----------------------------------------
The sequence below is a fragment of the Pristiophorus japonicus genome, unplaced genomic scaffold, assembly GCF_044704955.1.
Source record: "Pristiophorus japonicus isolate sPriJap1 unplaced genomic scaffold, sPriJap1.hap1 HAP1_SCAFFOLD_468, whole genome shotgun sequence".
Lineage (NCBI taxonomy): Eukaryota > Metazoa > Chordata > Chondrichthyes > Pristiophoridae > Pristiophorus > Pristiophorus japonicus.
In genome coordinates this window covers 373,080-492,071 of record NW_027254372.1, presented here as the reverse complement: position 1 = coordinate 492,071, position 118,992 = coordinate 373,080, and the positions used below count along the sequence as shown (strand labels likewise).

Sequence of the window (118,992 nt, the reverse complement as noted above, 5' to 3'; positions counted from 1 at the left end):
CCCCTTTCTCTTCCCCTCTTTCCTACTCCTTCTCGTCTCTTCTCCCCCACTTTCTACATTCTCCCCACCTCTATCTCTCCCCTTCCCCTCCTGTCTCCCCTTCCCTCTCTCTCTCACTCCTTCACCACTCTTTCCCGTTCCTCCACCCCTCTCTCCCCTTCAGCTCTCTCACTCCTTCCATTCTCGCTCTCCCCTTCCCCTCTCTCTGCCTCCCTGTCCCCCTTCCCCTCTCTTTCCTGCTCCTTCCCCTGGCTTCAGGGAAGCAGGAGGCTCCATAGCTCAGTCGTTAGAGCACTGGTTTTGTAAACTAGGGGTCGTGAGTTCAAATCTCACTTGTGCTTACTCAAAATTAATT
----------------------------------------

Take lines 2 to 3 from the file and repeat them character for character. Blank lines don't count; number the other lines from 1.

Source record: "Pristiophorus japonicus isolate sPriJap1 unplaced genomic scaffold, sPriJap1.hap1 HAP1_SCAFFOLD_468, whole genome shotgun sequence".
Lineage (NCBI taxonomy): Eukaryota > Metazoa > Chordata > Chondrichthyes > Pristiophoridae > Pristiophorus > Pristiophorus japonicus.